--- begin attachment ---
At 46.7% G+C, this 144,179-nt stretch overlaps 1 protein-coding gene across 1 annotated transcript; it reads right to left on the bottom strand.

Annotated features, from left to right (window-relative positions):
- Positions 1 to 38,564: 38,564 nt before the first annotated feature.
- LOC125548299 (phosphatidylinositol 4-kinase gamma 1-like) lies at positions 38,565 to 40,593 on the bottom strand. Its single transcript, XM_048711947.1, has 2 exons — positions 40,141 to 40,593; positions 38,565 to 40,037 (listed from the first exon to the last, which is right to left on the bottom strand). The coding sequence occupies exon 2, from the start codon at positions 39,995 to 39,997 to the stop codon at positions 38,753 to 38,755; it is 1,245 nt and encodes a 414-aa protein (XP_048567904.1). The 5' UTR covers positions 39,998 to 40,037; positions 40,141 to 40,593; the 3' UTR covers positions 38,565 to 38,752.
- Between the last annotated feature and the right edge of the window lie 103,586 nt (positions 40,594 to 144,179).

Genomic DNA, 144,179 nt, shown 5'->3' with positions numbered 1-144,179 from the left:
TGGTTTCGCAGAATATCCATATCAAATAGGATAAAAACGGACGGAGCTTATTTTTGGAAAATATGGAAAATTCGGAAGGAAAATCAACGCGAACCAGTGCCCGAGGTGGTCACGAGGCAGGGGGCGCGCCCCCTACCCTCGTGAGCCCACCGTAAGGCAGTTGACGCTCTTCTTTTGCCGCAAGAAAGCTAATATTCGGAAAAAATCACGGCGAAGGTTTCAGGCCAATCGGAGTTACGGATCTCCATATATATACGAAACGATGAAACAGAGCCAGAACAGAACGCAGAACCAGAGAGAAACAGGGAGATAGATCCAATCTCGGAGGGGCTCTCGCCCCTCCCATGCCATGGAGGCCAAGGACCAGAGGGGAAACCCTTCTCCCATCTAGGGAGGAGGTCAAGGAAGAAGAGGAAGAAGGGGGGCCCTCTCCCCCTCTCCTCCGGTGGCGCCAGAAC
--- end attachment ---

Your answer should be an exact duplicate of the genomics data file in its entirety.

At 46.7% G+C, this 144,179-nt stretch overlaps 1 protein-coding gene across 1 annotated transcript; it reads right to left on the bottom strand.

Annotated features, from left to right (window-relative positions):
- Positions 1 to 38,564: 38,564 nt before the first annotated feature.
- LOC125548299 (phosphatidylinositol 4-kinase gamma 1-like) lies at positions 38,565 to 40,593 on the bottom strand. Its single transcript, XM_048711947.1, has 2 exons — positions 40,141 to 40,593; positions 38,565 to 40,037 (listed from the first exon to the last, which is right to left on the bottom strand). The coding sequence occupies exon 2, from the start codon at positions 39,995 to 39,997 to the stop codon at positions 38,753 to 38,755; it is 1,245 nt and encodes a 414-aa protein (XP_048567904.1). The 5' UTR covers positions 39,998 to 40,037; positions 40,141 to 40,593; the 3' UTR covers positions 38,565 to 38,752.
- Between the last annotated feature and the right edge of the window lie 103,586 nt (positions 40,594 to 144,179).

Genomic DNA, 144,179 nt, shown 5'->3' with positions numbered 1-144,179 from the left:
TGGTTTCGCAGAATATCCATATCAAATAGGATAAAAACGGACGGAGCTTATTTTTGGAAAATATGGAAAATTCGGAAGGAAAATCAACGCGAACCAGTGCCCGAGGTGGTCACGAGGCAGGGGGCGCGCCCCCTACCCTCGTGAGCCCACCGTAAGGCAGTTGACGCTCTTCTTTTGCCGCAAGAAAGCTAATATTCGGAAAAAATCACGGCGAAGGTTTCAGGCCAATCGGAGTTACGGATCTCCATATATATACGAAACGATGAAACAGAGCCAGAACAGAACGCAGAACCAGAGAGAAACAGGGAGATAGATCCAATCTCGGAGGGGCTCTCGCCCCTCCCATGCCATGGAGGCCAAGGACCAGAGGGGAAACCCTTCTCCCATCTAGGGAGGAGGTCAAGGAAGAAGAGGAAGAAGGGGGGCCCTCTCCCCCTCTCCTCCGGTGGCGCCAGAAC